"BBB's" second job, being first in line waiting for PEs, then blocked all subsequent jobs, like "EEE's" little interactive job. I mistakenly thought that the problem was with "BBB's" job, and asked him to qdel it, which he did. But NQS then submitted another user's 32 PE job, which promptly became blocked, as well. The block was finally removed when "DDD" killed his 8 PE job. (My thanks to patient and helpful users.)

Once again, we've found a situation in which PEs remain unnecessarily idle.

Interactive T3D Newsletters (yeah, sure)

By the time this Newsletter slaps the virtual porches of our subscribers, ARSC's webmaster expects to have added new buttons to the bottoms of each of the archived issues. For the "point and click" crowd, you will be able to walk forward or backward through the issues or even search them for an interesting topic, say, "CRAFT."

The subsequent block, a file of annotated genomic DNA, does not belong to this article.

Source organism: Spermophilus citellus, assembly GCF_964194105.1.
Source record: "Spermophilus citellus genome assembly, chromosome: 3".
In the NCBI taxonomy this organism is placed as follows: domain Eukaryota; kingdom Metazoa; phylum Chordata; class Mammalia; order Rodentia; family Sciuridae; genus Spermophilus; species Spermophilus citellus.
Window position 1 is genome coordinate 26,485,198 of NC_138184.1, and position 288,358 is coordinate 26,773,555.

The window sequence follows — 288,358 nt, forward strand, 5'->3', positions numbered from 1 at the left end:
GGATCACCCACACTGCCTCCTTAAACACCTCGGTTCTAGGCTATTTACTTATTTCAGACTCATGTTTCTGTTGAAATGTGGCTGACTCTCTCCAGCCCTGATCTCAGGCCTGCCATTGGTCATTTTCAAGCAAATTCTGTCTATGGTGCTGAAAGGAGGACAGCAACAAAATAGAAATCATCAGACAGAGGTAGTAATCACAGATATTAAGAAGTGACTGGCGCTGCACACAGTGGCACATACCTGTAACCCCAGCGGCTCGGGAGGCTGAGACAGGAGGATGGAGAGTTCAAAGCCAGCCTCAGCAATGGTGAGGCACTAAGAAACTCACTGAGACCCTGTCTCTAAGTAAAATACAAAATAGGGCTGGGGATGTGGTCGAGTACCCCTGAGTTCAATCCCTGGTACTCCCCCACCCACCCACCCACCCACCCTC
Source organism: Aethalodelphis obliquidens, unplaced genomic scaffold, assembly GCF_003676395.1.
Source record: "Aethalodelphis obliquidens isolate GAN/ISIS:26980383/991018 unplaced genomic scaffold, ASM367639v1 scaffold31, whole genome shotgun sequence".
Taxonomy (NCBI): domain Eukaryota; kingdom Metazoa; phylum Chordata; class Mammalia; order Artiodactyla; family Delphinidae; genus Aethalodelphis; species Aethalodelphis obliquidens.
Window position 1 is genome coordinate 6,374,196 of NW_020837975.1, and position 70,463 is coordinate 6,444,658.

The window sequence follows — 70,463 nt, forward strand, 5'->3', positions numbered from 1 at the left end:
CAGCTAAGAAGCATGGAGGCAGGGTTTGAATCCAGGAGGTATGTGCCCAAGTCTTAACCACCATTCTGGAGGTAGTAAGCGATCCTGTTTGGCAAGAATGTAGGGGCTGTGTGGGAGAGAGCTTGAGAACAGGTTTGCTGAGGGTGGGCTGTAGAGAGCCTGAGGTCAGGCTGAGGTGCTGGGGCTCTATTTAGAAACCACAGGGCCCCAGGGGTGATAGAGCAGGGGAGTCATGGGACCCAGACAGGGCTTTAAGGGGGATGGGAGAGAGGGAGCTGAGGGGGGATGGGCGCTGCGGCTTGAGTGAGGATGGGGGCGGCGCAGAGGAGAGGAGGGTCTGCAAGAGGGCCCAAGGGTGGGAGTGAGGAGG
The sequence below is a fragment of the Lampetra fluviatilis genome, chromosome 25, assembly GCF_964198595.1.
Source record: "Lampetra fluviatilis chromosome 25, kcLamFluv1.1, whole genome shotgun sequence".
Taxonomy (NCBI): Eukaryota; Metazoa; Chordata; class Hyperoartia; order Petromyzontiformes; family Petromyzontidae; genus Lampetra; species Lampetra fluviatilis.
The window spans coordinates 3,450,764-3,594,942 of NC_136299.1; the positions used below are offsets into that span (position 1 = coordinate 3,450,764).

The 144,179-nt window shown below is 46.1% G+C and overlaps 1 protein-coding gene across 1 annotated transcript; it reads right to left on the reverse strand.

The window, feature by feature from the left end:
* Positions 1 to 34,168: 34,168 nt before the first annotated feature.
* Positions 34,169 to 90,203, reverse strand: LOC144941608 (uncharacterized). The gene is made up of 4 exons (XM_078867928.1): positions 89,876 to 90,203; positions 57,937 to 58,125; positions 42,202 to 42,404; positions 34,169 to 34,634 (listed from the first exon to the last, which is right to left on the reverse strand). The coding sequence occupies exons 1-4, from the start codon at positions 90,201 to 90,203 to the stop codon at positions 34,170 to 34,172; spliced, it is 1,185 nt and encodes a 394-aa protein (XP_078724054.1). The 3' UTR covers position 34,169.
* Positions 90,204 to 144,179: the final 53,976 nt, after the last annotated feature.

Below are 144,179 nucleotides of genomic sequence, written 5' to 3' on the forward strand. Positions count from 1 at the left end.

Quick-Tip Q & A


A: {{ What's a convenient way to "vi" every file which contains a given 
      string, in the current working directory,   (E.g., You want to read
      every T3D Newsletter which mentions "CRAFT".)  }}

    vi `grep -l CRAFT *`   # Sent in, with variations, by two readers.
                           #   Be sure to use the backward slanting
                           #   single quotes, (`).  The output of the
                           #   quoted command is broken into space-
                           #   delimited words and substituted for
                           #   the original command.  Thus, the files
                           #   found by "grep" become arguments to "vi."


Q: Using "vi," how would you insert a "C" at the beginning of each
   line of text for a block of lines (i.e., comment out some Fortran code)?

[ Answers, questions, and tips graciously accepted. ]


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Kate Hedstrom ARSC Oceanographic Specialist ph: 907-450-8678
Arctic Region Supercomputing Center
University of Alaska Fairbanks